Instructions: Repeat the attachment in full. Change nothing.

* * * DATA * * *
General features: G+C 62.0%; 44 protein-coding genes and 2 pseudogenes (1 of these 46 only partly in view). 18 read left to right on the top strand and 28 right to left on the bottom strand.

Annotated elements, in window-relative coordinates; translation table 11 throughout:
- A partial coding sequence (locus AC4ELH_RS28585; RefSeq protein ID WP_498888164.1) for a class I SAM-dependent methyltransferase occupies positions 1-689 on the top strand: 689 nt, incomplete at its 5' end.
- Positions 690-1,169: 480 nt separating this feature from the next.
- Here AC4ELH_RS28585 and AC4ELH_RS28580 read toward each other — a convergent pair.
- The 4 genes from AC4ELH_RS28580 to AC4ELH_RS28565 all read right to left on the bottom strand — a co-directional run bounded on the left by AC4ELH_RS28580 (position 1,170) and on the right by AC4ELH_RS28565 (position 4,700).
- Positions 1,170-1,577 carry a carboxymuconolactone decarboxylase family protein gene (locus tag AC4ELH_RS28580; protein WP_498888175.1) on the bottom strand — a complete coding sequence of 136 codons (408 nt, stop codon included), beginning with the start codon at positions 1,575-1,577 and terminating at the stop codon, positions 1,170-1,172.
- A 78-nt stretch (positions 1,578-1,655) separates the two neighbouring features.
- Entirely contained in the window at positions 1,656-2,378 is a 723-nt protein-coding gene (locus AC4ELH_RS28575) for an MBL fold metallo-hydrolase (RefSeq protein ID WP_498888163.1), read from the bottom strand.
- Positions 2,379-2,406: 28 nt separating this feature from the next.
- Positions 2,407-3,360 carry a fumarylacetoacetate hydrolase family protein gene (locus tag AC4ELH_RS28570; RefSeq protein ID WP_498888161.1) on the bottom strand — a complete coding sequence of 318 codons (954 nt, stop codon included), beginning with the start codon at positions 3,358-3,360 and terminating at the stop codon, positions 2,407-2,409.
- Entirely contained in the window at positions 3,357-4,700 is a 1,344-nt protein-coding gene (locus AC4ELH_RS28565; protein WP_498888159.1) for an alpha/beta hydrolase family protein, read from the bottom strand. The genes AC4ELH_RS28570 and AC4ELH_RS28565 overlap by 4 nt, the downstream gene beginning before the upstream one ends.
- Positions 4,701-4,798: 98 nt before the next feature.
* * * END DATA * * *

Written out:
General features: G+C 62.0%; 44 protein-coding genes and 2 pseudogenes (1 of these 46 only partly in view). 18 read left to right on the top strand and 28 right to left on the bottom strand.

Annotated elements, in window-relative coordinates; translation table 11 throughout:
- A partial coding sequence (locus AC4ELH_RS28585; RefSeq protein ID WP_498888164.1) for a class I SAM-dependent methyltransferase occupies positions 1-689 on the top strand: 689 nt, incomplete at its 5' end.
- Positions 690-1,169: 480 nt separating this feature from the next.
- Here AC4ELH_RS28585 and AC4ELH_RS28580 read toward each other — a convergent pair.
- The 4 genes from AC4ELH_RS28580 to AC4ELH_RS28565 all read right to left on the bottom strand — a co-directional run bounded on the left by AC4ELH_RS28580 (position 1,170) and on the right by AC4ELH_RS28565 (position 4,700).
- Positions 1,170-1,577 carry a carboxymuconolactone decarboxylase family protein gene (locus tag AC4ELH_RS28580; protein WP_498888175.1) on the bottom strand — a complete coding sequence of 136 codons (408 nt, stop codon included), beginning with the start codon at positions 1,575-1,577 and terminating at the stop codon, positions 1,170-1,172.
- A 78-nt stretch (positions 1,578-1,655) separates the two neighbouring features.
- Entirely contained in the window at positions 1,656-2,378 is a 723-nt protein-coding gene (locus AC4ELH_RS28575) for an MBL fold metallo-hydrolase (RefSeq protein ID WP_498888163.1), read from the bottom strand.
- Positions 2,379-2,406: 28 nt separating this feature from the next.
- Positions 2,407-3,360 carry a fumarylacetoacetate hydrolase family protein gene (locus tag AC4ELH_RS28570; RefSeq protein ID WP_498888161.1) on the bottom strand — a complete coding sequence of 318 codons (954 nt, stop codon included), beginning with the start codon at positions 3,358-3,360 and terminating at the stop codon, positions 2,407-2,409.
- Entirely contained in the window at positions 3,357-4,700 is a 1,344-nt protein-coding gene (locus AC4ELH_RS28565; protein WP_498888159.1) for an alpha/beta hydrolase family protein, read from the bottom strand. The genes AC4ELH_RS28570 and AC4ELH_RS28565 overlap by 4 nt, the downstream gene beginning before the upstream one ends.
- Positions 4,701-4,798: 98 nt before the next feature.